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Notice

Guidance for Sponsors, Institutional Review Boards, Clinical Investigators, and Food and Drug Administration Staff; Guidance on Informed Consent for In Vitro Diagnostic Device Studies Using Leftover Human Specimens That Are Not Individually Identifiable; Availability

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Information about this document as published in the Federal Register.

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This document has been published in the Federal Register. Use the PDF linked in the document sidebar for the official electronic format.

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AGENCY:

Food and Drug Administration, HHS.

ACTION:

Notice.

SUMMARY:

The Food and Drug Administration (FDA) is announcing the availability of the guidance entitled “Guidance on Informed Consent for In Vitro Diagnostic Device Studies Using Leftover Human Specimens That Are Not Individually Identifiable.” This guidance is intended to inform sponsors, institutional review boards, clinical investigators, and agency staff that under circumstances described in the guidance, that FDA does not intend to object to the use in device investigations, without informed consent, of leftover human specimens that are not individually identifiable. FDA intends to include in this policy leftover specimens that are remnants of specimens collected for routine clinical care or analysis that would otherwise have been discarded, specimens obtained from specimen repositories, and specimens that are leftover from specimens previously collected for other unrelated research. This guidance document will be implemented immediately, but it remains subject to comment in accordance with the agency's good guidance practices (GGPs).

DATES:

Submit written or electronic comments on this guidance at any time. General comments on agency guidance documents are welcome at any time.

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ADDRESSES:

Submit written requests for single copies of the guidance document entitled “Guidance on Informed Consent for In Vitro Diagnostic Device Studies Using Leftover Human Specimens That Are Not Individually Identifiable” to the Division of Small Manufacturers, International, and Consumer Assistance (HFZ-220), Center for Devices and Radiological Health, Food and Drug Administration, 1350 Piccard Dr., Rockville, MD 20850. Send one self-addressed adhesive label to assist that office in processing your request, or fax your request to 301-443-8818. See the SUPPLEMENTARY INFORMATION section for information on electronic access to the guidance.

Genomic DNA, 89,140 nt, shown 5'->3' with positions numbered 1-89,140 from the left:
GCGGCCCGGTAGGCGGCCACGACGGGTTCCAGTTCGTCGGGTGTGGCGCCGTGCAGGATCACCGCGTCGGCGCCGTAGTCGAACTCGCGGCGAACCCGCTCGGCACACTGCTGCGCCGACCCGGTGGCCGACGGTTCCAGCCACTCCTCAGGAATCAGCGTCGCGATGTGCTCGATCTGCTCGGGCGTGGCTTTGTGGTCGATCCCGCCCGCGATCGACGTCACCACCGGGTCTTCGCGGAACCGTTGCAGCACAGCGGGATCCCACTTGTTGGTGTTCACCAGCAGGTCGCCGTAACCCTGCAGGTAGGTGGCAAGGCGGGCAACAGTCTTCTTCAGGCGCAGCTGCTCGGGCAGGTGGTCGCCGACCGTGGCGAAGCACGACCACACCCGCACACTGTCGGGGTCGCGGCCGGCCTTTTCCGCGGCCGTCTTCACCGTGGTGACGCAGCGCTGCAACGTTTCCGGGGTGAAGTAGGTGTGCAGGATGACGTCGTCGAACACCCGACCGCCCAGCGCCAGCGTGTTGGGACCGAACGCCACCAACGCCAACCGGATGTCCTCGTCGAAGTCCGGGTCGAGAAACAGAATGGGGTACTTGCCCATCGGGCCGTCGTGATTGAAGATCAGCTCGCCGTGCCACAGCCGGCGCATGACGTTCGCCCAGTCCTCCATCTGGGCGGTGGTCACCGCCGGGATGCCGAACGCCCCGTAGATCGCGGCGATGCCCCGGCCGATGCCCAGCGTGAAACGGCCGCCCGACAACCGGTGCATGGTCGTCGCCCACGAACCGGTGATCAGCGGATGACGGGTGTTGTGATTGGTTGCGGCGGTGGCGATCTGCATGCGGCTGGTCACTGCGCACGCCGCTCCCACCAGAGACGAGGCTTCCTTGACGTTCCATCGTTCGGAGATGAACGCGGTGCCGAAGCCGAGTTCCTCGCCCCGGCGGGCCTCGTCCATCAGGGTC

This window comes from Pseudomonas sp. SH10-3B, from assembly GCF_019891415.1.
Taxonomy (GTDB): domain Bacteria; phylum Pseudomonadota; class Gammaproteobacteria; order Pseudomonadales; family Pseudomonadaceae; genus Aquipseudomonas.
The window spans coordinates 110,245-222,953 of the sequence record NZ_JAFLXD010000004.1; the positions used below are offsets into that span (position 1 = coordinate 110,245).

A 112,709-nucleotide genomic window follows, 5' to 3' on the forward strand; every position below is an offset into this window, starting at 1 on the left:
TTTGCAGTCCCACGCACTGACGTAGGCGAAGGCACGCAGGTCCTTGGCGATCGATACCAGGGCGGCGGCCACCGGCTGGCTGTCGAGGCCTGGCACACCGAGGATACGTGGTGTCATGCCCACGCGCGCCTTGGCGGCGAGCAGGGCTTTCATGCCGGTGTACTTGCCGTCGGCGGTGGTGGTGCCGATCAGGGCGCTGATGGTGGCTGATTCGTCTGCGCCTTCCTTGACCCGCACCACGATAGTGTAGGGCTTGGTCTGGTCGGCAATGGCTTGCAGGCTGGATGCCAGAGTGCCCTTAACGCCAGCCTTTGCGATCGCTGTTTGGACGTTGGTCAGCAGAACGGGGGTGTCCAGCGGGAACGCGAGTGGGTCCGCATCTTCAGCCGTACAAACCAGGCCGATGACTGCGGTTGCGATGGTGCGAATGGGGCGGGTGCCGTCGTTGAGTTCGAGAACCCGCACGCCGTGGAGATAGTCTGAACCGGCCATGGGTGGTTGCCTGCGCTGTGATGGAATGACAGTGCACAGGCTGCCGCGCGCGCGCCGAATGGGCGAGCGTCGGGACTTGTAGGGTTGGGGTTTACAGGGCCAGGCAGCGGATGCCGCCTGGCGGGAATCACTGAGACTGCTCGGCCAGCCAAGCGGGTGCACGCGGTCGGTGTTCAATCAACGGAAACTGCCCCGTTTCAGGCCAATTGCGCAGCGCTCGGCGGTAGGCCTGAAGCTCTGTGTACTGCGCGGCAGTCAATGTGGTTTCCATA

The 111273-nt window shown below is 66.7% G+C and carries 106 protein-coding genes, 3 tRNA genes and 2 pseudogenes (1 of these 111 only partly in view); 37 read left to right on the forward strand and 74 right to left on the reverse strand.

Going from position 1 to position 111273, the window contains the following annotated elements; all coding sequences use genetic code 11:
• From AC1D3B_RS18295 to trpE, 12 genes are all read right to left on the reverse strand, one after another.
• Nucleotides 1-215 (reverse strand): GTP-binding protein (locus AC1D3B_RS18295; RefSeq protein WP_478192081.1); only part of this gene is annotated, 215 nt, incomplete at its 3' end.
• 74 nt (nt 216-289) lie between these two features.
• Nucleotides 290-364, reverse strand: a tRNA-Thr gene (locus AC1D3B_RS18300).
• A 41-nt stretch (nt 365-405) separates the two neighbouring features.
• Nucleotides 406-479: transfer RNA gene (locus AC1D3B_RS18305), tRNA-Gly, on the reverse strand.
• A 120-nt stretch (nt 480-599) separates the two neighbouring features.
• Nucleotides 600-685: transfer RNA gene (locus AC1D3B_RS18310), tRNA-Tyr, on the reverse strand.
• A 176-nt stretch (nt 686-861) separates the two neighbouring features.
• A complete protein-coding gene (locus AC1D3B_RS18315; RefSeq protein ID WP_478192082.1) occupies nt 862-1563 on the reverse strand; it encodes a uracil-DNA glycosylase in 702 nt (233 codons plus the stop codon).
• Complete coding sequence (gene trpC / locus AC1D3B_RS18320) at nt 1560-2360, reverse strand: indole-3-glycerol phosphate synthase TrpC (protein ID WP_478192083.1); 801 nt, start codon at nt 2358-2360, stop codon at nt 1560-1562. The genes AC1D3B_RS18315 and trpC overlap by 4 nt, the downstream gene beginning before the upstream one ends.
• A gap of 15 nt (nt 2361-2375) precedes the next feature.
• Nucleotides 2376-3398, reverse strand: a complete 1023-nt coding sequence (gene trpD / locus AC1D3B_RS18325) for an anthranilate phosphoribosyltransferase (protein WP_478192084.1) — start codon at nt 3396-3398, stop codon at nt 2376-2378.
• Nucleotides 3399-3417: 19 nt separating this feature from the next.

Submit written comments concerning this guidance to the Division of Dockets Management (HFA-305), Food and Drug Administration, 5630 Fishers Lane, rm. 1061, Rockville, MD 20852. Submit electronic comments to http://www.fda.gov/​dockets/​ecomments. Identify comments with the docket number found in brackets in the heading of this document.

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FOR FURTHER INFORMATION CONTACT:

Sally Hojvat, Center for Devices and Radiological Health (HFZ-440), Food and Drug Administration, 2098 Gaither Rd., Rockville, MD 20850, 240-276-0496.

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SUPPLEMENTARY INFORMATION:

I. Background

Under FDA's current regulations governing the conduct of in vitro diagnostic (IVD) studies, the definition of human subject includes human specimens (see 21 CFR 812.3(p)). Because these regulations require informed consent for all FDA-regulated human subject research, except in limited circumstances specified in FDA regulations, informed consent is required before specimens can be used in FDA-regulated research (see 21 CFR part 50). This aspect of FDA's human subject protection regulations has created confusion and difficulty for persons developing IVDs. Many clinicians, research hospitals, and companies have viewed the requirement for informed consent for IVD studies using leftover specimens to be unnecessary to protect human subjects and to be overly burdensome and costly.